Once upon a time there was a naive, little girl who had a simple dream.

To change the world.

It couldn’t be that hard, she told herself. Many people had changed the world before her. Some for good and some… Well some not so good at all. Her dream, however, was to make a positive impact. She wasn’t sure where but she did know one thing. She really liked education.

Education was everything to a society, those who were educated tended to flourish and those that didn’t had a very tough time indeed from what she could see from behind her rose-tinted glasses.

That girl grew up and someone forgot to tell her to take off the rose-tinted glasses. She became the president of a college. It was everything she ever hoped it would not be.

I know you all know that this story doesn’t belong in the fiction section but the little girl never thought it would become a sad often horror-like story.

Being a president is not fun. It is not something anyone should take on light-heartedly. It is so much worse when you aren’t paid, working part-time to pay the rent and studying.

Colleges are having their budgets slashed and at a time when universities are being given more money, why should their activists rock the boat?

Colleges have long been the forgotten, underfunded institutions that struggle to survive. Doing the best with what little they have to give second chances to mature students and first chances to some of the poorest.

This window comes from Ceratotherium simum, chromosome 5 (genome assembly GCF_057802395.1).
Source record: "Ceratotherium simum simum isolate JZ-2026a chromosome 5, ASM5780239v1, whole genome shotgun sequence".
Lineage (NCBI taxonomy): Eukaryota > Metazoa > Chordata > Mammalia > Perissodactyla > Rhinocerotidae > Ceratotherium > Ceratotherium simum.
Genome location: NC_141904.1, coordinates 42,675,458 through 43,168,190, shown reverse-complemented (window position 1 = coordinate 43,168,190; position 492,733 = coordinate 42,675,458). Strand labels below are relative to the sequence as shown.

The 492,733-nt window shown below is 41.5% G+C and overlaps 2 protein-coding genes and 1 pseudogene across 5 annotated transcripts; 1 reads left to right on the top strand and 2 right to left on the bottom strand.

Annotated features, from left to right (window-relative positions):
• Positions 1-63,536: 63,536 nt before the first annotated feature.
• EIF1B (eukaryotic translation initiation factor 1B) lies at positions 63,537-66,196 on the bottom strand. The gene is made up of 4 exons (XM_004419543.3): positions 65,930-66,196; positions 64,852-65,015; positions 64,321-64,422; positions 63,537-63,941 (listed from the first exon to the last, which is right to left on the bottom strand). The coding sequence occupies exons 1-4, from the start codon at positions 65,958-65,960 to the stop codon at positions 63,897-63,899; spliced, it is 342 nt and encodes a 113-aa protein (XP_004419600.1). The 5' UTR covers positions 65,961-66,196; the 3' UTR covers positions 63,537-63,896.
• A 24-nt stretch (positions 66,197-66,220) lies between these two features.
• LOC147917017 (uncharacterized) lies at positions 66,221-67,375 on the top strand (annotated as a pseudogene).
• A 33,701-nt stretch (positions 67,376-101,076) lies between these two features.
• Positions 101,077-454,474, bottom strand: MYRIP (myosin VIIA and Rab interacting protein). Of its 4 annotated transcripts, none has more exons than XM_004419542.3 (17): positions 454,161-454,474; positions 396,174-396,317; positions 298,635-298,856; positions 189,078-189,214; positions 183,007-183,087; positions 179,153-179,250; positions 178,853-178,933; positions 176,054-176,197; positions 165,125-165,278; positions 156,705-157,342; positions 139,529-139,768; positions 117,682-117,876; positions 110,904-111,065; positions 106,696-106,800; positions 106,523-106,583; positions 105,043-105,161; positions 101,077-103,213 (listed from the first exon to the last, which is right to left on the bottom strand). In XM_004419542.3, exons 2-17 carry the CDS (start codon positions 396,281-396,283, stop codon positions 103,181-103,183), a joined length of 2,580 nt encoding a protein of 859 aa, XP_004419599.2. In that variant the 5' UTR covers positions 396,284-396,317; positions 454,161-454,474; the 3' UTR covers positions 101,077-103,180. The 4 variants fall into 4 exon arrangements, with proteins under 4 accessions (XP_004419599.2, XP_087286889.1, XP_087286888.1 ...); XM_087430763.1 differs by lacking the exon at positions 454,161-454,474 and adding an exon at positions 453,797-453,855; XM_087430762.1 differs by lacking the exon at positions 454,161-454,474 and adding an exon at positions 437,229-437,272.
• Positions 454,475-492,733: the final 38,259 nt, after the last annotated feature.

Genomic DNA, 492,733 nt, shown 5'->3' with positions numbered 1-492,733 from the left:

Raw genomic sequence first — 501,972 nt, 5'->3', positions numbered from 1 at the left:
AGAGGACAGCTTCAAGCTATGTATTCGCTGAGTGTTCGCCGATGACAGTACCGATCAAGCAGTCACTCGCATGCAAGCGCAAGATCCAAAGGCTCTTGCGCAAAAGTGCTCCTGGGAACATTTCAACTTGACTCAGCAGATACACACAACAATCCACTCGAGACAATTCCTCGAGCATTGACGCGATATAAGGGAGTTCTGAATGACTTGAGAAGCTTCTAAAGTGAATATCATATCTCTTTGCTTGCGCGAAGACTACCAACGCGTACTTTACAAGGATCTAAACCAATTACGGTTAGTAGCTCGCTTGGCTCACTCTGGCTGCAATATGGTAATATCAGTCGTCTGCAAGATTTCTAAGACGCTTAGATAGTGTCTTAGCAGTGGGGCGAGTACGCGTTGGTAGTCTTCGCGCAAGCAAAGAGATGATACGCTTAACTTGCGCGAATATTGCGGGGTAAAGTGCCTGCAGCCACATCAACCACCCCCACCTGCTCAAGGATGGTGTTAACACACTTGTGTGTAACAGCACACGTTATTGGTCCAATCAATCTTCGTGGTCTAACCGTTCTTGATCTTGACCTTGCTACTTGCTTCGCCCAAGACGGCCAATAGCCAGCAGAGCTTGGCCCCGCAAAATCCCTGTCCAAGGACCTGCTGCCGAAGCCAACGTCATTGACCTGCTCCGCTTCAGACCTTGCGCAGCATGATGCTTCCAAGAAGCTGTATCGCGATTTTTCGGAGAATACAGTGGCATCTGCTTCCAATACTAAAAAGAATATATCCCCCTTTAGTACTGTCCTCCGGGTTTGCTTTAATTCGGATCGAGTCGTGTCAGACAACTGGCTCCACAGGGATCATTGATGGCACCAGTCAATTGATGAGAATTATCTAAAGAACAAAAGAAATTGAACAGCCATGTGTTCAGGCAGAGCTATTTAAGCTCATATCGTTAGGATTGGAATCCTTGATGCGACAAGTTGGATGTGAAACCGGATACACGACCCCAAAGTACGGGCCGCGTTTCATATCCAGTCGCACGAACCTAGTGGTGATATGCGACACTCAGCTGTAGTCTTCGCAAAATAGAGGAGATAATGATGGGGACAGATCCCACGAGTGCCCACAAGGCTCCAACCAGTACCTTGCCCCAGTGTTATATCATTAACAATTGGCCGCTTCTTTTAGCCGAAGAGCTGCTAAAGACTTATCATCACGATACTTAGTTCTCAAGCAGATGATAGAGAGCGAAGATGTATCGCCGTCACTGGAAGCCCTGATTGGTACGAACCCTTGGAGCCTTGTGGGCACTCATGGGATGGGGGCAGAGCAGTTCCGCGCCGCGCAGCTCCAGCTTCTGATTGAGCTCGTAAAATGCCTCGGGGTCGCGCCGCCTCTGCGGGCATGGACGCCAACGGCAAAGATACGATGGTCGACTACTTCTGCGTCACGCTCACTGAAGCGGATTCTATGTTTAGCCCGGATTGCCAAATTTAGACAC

The fact is that many people wouldn’t have made it where they are without the college sector.

It becomes even worse when the only people tackling this are in the sector, forcing the government to look down their noses and sneer at the people asking for more money for themselves when in reality they are trying to save the education of thousands.

I am one of the only people fighting at my college. On a day when my lecturers strike over their pensions, and believe me I support them with all my heart, I can’t help but ask why they aren’t tackling the real issue. I know the cuts to pensions are a awful thing but a 10% cut to colleges lost 1000 people their jobs, why aren’t they fighting the 20% cut instead. Shouldn’t protecting their jobs be more important than protecting their pension?

Being a president is awful when only two people on your SRC want to fight and the rest don’t seem to care. Being a president is awful when the staff can’t see past the pensions to the bigger picture. Being a president is awful when you realise you’re beginning to lose the will to fight.